Sonia Olschanezky was born in Chemnitz in Germany in 1923 to a Jewish family at a time when anti-Semitism was becoming increasingly more violent. Her father was born in Russia and her mother was from a wealthy German family. At the age of three the family moved to Bucharest to run a silk-stocking factory, but the business eventually went bankrupt. They then settled in France but during another business venture her father became the victim of fraud and the family fell into poverty.
Shortly after Germany occupied northern France Sonia was arrested for being a Jew and was sent to a prison camp in Drancy and waited to be transported to a concentration camp for execution.
Although the precise details are unknown, her mother still had at least one influential contact in Germany, and they secured Sonia’s release after producing a document stating she had ‘economic valuable skills for the war effort.’
Undeterred by her imprisonment and being acutely aware she was known to the Germans for being a Jew and could be arrested at any time she refused to keep a low profile and decided to join the resistance. After coming to the attention of an agent working for Britain’s SOE (Special Operations Executive) which sent agents trained in subversive warfare to France and other countries under occupation, she started the dangerous work as a courier passing messages to agents and local resisters.
Sonia Olschanezky started working with SOE during the organisation’s most disastrous period in France. This is sometimes referred to as the period of errors because many mistakes were made and these resulted in clandestine networks being infiltrated by the Germans, mass arrests and executions. Although the dangers were enormous Sonia refused to join an escape line to England and insisted on continuing her resistance work. It was Sonia who first learned an SOE radio operator had been arrested and London was receiving messages from a German operator, but her report was rejected because London had not heard of Sonia and were concerned this may be a German deception. Consequently, after London received a radio message requesting more agents several were arrested soon after arriving in France.
Twenty-year-old Sonia Olschanezky was eventually denounced and the fact none of her close contacts were also arrested suggests she did not talk under torture.
After being interrogated at Gestapo HQ Sonia was transported to Natzweiler Concentration camp and executed.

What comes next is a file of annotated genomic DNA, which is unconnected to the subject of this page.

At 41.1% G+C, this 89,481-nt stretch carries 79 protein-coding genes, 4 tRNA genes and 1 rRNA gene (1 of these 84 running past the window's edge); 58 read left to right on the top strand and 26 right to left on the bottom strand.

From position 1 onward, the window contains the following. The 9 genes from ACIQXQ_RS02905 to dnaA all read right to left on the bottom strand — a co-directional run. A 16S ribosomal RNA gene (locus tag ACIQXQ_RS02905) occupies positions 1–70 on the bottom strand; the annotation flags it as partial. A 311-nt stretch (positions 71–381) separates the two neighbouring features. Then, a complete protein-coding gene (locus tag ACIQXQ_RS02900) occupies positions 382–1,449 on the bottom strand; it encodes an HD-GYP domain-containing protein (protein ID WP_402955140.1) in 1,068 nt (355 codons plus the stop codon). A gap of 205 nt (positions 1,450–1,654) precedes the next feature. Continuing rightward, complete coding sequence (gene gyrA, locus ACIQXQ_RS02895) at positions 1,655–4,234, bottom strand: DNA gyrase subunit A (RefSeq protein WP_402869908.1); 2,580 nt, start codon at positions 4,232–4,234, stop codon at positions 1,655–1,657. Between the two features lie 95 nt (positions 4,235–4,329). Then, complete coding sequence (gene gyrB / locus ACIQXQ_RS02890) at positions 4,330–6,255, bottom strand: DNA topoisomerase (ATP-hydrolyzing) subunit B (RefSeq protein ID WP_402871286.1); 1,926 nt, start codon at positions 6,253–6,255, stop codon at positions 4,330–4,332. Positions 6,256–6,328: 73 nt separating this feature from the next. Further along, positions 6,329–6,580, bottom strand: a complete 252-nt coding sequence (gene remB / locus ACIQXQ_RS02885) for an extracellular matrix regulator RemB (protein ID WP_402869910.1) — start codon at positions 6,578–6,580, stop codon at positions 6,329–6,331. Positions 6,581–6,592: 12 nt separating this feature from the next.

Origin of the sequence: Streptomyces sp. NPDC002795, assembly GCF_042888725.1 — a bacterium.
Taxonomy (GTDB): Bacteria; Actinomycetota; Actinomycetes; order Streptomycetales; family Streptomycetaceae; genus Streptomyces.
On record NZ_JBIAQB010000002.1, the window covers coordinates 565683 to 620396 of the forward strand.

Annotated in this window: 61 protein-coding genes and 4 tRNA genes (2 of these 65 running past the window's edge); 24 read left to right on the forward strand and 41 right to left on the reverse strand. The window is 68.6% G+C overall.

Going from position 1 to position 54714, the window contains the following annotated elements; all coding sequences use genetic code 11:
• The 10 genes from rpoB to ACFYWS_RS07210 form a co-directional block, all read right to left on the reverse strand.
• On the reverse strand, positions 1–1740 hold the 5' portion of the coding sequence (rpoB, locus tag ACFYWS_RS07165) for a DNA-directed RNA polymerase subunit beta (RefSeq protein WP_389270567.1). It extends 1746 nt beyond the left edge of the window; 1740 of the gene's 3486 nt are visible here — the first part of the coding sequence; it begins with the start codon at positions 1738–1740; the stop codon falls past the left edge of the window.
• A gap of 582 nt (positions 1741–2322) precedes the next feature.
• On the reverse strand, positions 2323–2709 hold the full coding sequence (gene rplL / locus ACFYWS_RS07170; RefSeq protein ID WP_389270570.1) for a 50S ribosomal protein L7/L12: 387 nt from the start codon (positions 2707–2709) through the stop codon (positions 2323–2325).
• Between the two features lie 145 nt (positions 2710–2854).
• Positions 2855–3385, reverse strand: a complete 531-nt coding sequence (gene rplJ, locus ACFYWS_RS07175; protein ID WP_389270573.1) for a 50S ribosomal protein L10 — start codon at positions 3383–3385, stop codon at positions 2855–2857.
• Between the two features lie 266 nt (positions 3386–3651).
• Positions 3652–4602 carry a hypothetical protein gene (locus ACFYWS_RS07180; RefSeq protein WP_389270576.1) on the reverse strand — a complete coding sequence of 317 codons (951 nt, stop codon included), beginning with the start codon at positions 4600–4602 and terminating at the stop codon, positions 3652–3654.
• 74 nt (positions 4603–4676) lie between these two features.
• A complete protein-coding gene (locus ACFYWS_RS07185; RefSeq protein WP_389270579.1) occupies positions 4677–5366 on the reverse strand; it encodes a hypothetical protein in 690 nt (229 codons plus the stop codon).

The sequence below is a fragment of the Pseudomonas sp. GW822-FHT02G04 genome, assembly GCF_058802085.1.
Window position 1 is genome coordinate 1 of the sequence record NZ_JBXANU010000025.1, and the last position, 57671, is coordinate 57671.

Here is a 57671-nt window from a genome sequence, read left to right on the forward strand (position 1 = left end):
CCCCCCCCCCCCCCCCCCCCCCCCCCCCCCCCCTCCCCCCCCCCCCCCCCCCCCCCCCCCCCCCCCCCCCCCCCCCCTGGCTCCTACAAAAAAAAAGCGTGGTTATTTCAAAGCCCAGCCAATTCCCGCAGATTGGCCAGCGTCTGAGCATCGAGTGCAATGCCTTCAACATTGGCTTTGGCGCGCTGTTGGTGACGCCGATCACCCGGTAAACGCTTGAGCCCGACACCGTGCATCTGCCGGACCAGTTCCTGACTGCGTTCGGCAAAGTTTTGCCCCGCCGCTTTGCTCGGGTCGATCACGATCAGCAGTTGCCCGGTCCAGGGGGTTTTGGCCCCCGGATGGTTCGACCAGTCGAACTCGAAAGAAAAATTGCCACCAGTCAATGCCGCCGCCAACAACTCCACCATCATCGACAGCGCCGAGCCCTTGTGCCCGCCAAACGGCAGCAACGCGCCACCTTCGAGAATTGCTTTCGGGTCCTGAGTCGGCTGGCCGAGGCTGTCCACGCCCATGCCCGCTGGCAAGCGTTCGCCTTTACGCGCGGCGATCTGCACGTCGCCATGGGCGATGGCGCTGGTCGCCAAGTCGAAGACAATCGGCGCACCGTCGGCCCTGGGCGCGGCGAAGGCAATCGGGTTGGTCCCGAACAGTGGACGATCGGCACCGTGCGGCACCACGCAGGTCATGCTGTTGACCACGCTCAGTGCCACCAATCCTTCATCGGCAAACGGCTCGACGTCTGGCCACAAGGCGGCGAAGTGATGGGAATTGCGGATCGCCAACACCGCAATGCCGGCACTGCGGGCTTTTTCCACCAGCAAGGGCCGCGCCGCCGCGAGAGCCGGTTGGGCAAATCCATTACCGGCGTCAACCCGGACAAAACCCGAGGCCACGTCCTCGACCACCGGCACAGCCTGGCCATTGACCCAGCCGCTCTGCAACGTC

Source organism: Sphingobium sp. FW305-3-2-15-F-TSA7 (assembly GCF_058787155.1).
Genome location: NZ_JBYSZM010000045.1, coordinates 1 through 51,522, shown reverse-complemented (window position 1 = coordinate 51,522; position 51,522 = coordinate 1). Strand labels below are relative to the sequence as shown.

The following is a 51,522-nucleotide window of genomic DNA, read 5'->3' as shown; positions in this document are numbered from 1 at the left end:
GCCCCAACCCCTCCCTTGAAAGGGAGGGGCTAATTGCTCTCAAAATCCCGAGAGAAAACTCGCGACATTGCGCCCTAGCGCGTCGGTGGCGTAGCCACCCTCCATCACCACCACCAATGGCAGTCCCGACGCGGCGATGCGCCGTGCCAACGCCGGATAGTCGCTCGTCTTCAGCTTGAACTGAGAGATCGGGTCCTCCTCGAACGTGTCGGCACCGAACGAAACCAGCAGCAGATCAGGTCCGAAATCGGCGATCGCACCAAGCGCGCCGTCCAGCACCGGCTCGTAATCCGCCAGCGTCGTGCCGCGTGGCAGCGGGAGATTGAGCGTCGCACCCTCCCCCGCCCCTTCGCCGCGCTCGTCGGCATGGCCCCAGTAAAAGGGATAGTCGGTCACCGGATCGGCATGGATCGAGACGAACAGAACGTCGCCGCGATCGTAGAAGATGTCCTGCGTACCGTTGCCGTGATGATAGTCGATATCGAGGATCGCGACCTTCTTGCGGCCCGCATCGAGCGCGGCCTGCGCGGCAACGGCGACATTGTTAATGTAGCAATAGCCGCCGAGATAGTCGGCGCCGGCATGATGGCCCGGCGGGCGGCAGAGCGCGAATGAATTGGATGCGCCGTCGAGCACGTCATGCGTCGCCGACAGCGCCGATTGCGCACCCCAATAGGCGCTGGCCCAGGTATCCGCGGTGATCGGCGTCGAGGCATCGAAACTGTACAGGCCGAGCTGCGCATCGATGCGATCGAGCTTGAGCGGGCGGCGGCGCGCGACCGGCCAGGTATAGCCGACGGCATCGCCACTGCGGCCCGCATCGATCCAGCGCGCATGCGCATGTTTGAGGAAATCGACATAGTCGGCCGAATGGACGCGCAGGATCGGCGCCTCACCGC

Due to the confusion and high loss of life during the period of errors Sonia Olschanezky never came to the attention of SOE in London and her resistance work was only recognised after the war when Vera Atkins, the former intelligence officer for SOE’s French section was investigating the fate of missing agents.
After learning of Sonia’s resistance work and her death at Natweiler Vera Atkins requested she receive official recognition and her name be listed on the SOE war memorial in Valency. Several weeks after her request Atkins was informed by the memorial committee Sonia Olschanezky was not eligible because she was locally recruited and was not a trained SOE agent. Although her bravery and her work for SOE was verified by Atkins and others for the same reason she was never honoured with medals or citations by either the British or French government.
Sonia Olschanezky is now listed on the Vera Atkins memorial seat at the National Memorial Arboretum in Staffordshire along with other Female SOE agents who never returned from France. The fir tree in the middle of the seat was grown from a seed found at Natzweiler concentration camp.
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Small correction: It’s Drancy, not Dransy.
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Thanks for bringing this to my attention Giles. Regards Alan
fabulous woman .. thanks a million
I find it a disgrace that after nearly 80 years Sonia has still not been honoured for her work and her sacrifice by either Britain or France. I feel her memory deserves far more recognition. Thank you to Sonia, her brother Enoch who was also a member of the Juggler circuit and was murdered at Auschwitz in 1944 and all the other resistance fighters who have gone unrecognised.
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